§ 10. Dr. Julian Lewis (New Forest, East)
What representations he has received from his French counterparts regarding European defence co-operation. 
§ The Secretary of State for Defence (Mr. Geoffrey Hoon)
At St. Malo in December 1998, the United Kingdom and France launched a major initiative aimed at building European security and defence. Since then, we have continued to work closely with our French defence counterparts, culminating in the joint declaration made at our London summit on 25 November. That declaration called on European nations to strengthen their military capabilities and was an important stepping stone towards the Helsinki European Council.
§ Dr. Lewis
Despite their many other virtues, have not our French allies for more than 40 years weakened the North Atlantic Treaty Organisation by staying outside its integrated military structure? Has not their main reason for that been pride, and resentment of America's role in defending Europe? By playing dangerous games with the formation of a Euro-army, are not the Labour Government undermining the prospects for our future conventional defence, just as they tried to undermine our prospects for successful nuclear deterrence in the 1980s?
§ Mr. Hoon
If the hon. Gentleman goes to the Library, he will be able to find a copy of the Helsinki summit conclusions, which state that it has been agreed by the United Kingdom and the French Government, as well as 13 every other Government of the European Union, that the initiative is not leading to the creation of a European army.
As for defence co-operation with the French, the hon. Gentleman should consider these words:The relationship between British and French forces at operational level is fantastic. It should be developed. We are the two most serious countries about defence in Europe. … We need to do things together."—[Official Report, 10 June 1999; Vol. 332, c. 812.]Those are excellent words. They are not my words, but the words of the shadow Foreign Secretary after St. Malo. Yet as soon as we try to do something together—remember: the shadow Foreign Secretary said that we need to do things together—the shadow Defence Secretary accuses us of trying to create a single European army and a vast European super-state. What is clearly required on the Conservative Benches is a little joined-up opposition.
§ Mr. Denzil Davies (Llanelli)
My right hon. Friend is confident that the common defence policy will not affect our relationship with the United States, but does he agree that the forces of isolationism are always just below the surface in the United States, and is he not concerned that these initiatives might give succour to people in the United States who want to tear up the anti-ballistic missile treaty, with all the consequences of that?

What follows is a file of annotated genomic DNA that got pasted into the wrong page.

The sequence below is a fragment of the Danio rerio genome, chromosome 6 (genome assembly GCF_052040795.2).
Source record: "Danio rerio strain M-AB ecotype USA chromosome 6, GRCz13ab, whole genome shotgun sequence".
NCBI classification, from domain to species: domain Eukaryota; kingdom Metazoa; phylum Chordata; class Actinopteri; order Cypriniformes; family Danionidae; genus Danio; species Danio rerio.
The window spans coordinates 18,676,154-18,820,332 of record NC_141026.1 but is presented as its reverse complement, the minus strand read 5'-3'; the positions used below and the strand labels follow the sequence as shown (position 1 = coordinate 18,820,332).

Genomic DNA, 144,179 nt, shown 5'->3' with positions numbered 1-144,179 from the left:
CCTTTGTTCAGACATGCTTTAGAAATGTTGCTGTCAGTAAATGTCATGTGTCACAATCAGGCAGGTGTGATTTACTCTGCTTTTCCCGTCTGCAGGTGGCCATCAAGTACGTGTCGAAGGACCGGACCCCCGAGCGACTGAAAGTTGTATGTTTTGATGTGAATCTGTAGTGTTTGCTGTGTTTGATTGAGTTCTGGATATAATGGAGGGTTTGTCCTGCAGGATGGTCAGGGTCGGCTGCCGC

§ Mr. Hoon
Clearly, there are concerns in the United States. [HON. MEMBERS: "Ah."] In a vigorous democracy it is inevitable that some people will take a particular view of a particular problem. However, there are no difficulties with the Administration and majority opinion on the Hill: they recognise that, by strengthening the European pillar of NATO, we are strengthening NATO as a whole.
§ Mr. John D. Taylor (Strangford)
Can the increased defence capability as proposed at the Helsinki Council be provided by the United Kingdom and France alone, or is it a non-runner unless there is greater public expenditure on defence by other European Union countries?
§ Mr. Hoon
As I said earlier, precise expenditure by other European Union countries is a matter for them. By agreeing to a capability assessment and to deploying specific forces to meet that assessment, European nations are saying that we will spend what is necessary to reach that conclusion. By specifying what forces and equipment are needed to reach that rapid reaction capability, we are specifying precisely what we need to do as European nations. We are improving the European pillar of NATO in a practical way. Those countries will have to decide how they should spend the money to achieve those ends. Having agreed the ends, we have achieved a practical conclusion that strengthens Europe inside NATO.
§ Ms Dari Taylor (Stockton, South)
Would my right hon. Friend confirm that Britain and France enjoy a close relationship on nuclear matters? My memory tells me that. Would he also confirm my recollection that the policy was put together by the Conservative party, which now doubts anything and everything French?
§ Mr. Hoon
I can recall an occasion in the 1980s on which the Government under Lady Thatcher were keen on closer Anglo-French co-operation—indeed, her major 14 foreign policy adviser wrote about that recently. Perhaps Conservative Members should consider a little more carefully the history of these matters, especially the conclusion of the Berlin summit and the text of the Maastricht treaty, which show that they were in favour of European defence co-operation in the relatively recent past. They have now abandoned that view because of the obsessive anti-Europeanism that now infects the entire Conservative party.
§ Mr. Richard Ottaway (Croydon, South)
Does the right hon. Gentleman agree with those who say that membership of the euro—the single currency—is essential to the success of a European defence force?